Where To Watch Free Movies Without Breaking The Bank Or The Law
Whoops — you spent your last $25 on some 4-D Experience, and now face a choice of canceling your streaming services or eating ramen all month. Please, don't do that to your poor stomach; instead, check out this list of unlikely places you can find free movies, legally. This way, you can get your film kicks without spending any money or feeling guilty about breaking the law.
While there's plenty to enjoy in the comfort of your own place, there's a couple suggestions for seeing movies out of the house as well. If you're worried "free" means "movies I don't want to see," fear not, as there's something for everyone here: tried-and-true classics to rewatch and enjoy, indies and oddities, and deep cuts from Hollywood's sauciest eras. A number of filmmakers are cutting out middlemen entirely and posting their movies directly to viewers via streaming sites, and some Hollywood studios have gotten hip to the allure of "free" as a way to draw you in to their pay-for-play catalogue.
So dive on in and check out the smaller pockets and odd corners of absolutely free film entertainment. For all you know, you just might end up second-guessing if you should renew that streaming service after all.
Videos on a video site — bet you weren't expecting that. In all seriousness, though, Vimeo has become a launch pad/landing spot for many smaller distributors. If you don't want to dig around yourself, the Vimeo Staff Picks page is a good place to start, as you can sort by duration and find a feature fresh off the festival circuit or a short anthology to whet your appetite. Get the feel of being at the cutting edge of cinema without having to wait on lines or deal with crowds.
The Public Broadcast Station lives up to its names with a searchable database of incredible shows and documentaries. For foodies there are TV shows galore, including The Mind Of A Chef and The Great British Bake-Off. Music lovers can take in entire operas, or check out Austin City Limits' entire run. If you're more of a true-crime geek, there's Secrets Of The Dead and numerous NOVA episodes about famous murders. Not to mention PBS has an entire channel dedicated to indie films and docs alone.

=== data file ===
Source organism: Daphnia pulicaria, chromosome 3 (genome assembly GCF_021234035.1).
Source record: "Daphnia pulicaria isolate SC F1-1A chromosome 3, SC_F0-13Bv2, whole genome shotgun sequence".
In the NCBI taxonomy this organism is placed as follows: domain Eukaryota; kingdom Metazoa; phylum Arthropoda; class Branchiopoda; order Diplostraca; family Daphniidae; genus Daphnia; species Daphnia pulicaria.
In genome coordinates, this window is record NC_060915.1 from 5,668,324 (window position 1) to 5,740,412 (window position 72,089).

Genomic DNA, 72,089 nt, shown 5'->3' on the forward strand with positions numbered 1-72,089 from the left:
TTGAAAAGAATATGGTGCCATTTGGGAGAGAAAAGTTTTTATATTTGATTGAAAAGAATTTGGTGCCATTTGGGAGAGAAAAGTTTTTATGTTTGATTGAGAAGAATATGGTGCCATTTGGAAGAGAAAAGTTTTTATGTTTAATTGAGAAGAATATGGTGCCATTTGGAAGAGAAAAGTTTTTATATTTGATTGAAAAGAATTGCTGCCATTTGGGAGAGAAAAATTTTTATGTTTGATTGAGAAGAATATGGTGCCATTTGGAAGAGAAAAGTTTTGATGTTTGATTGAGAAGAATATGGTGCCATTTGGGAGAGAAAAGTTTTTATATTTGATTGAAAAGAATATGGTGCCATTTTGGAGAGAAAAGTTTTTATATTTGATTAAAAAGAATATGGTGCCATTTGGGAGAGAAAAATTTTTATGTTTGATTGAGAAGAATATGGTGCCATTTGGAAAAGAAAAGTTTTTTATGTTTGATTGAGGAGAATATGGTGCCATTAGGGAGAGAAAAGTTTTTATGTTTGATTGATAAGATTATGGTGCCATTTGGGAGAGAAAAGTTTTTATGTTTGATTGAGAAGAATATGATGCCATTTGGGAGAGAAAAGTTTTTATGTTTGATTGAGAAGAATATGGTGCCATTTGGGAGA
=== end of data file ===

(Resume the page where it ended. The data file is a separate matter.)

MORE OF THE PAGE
3. British Pathé Archives
Pathé, one of the largest newsreel companies, has put over 85,000 videos from its archive on YouTube. If you want to use the footage in your own movie, it'll cost you, but if you just want to enjoy hours of history, fashion, and the craziest teen fads of the past, it's absolutely free. You can dig around by topic, or just browse at your leisure.
4. Public Domain
Thanks to expansive and stricter copyright laws, this source grows proportionally smaller each year as movies that should become public remain in private hands. Still, there's a lot to browse, especially if you're into Pre-Code films (and considering "pre-code" is shorthand for "before censorship'" i.e. "sexy results," you should be). All U.S. films before 1923 are in the public domain (here's an extensive list), and a number of post-1923 films are public domain due to not renewing copyright, or forgetting to register it in the first place. Night Of The Living Dead was famously registered under a different name, and has been in the public domain since. Public Domain Torrents offers totally legal downloads, if you'd rather watch them offline.